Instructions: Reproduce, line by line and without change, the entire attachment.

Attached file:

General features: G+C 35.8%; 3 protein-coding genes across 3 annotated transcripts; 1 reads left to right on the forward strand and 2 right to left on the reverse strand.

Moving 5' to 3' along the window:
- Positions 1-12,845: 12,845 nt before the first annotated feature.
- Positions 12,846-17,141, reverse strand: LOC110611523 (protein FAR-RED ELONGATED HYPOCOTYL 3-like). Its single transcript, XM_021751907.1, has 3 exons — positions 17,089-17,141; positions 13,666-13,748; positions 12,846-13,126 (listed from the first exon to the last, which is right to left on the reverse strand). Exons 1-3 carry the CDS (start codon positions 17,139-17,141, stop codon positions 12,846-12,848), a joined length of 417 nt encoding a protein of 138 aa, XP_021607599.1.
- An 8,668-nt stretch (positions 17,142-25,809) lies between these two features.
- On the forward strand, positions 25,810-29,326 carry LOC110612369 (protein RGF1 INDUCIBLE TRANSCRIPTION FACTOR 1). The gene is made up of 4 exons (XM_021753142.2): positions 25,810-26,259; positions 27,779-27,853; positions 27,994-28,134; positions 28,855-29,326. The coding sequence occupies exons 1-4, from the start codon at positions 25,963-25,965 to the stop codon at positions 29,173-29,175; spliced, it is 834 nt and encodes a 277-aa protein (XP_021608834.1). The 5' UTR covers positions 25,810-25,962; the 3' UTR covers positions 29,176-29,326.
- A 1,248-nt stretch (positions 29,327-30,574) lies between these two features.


General features: G+C 35.8%; 3 protein-coding genes across 3 annotated transcripts; 1 reads left to right on the forward strand and 2 right to left on the reverse strand.

Moving 5' to 3' along the window:
- Positions 1-12,845: 12,845 nt before the first annotated feature.
- Positions 12,846-17,141, reverse strand: LOC110611523 (protein FAR-RED ELONGATED HYPOCOTYL 3-like). Its single transcript, XM_021751907.1, has 3 exons — positions 17,089-17,141; positions 13,666-13,748; positions 12,846-13,126 (listed from the first exon to the last, which is right to left on the reverse strand). Exons 1-3 carry the CDS (start codon positions 17,139-17,141, stop codon positions 12,846-12,848), a joined length of 417 nt encoding a protein of 138 aa, XP_021607599.1.
- An 8,668-nt stretch (positions 17,142-25,809) lies between these two features.
- On the forward strand, positions 25,810-29,326 carry LOC110612369 (protein RGF1 INDUCIBLE TRANSCRIPTION FACTOR 1). The gene is made up of 4 exons (XM_021753142.2): positions 25,810-26,259; positions 27,779-27,853; positions 27,994-28,134; positions 28,855-29,326. The coding sequence occupies exons 1-4, from the start codon at positions 25,963-25,965 to the stop codon at positions 29,173-29,175; spliced, it is 834 nt and encodes a 277-aa protein (XP_021608834.1). The 5' UTR covers positions 25,810-25,962; the 3' UTR covers positions 29,176-29,326.
- A 1,248-nt stretch (positions 29,327-30,574) lies between these two features.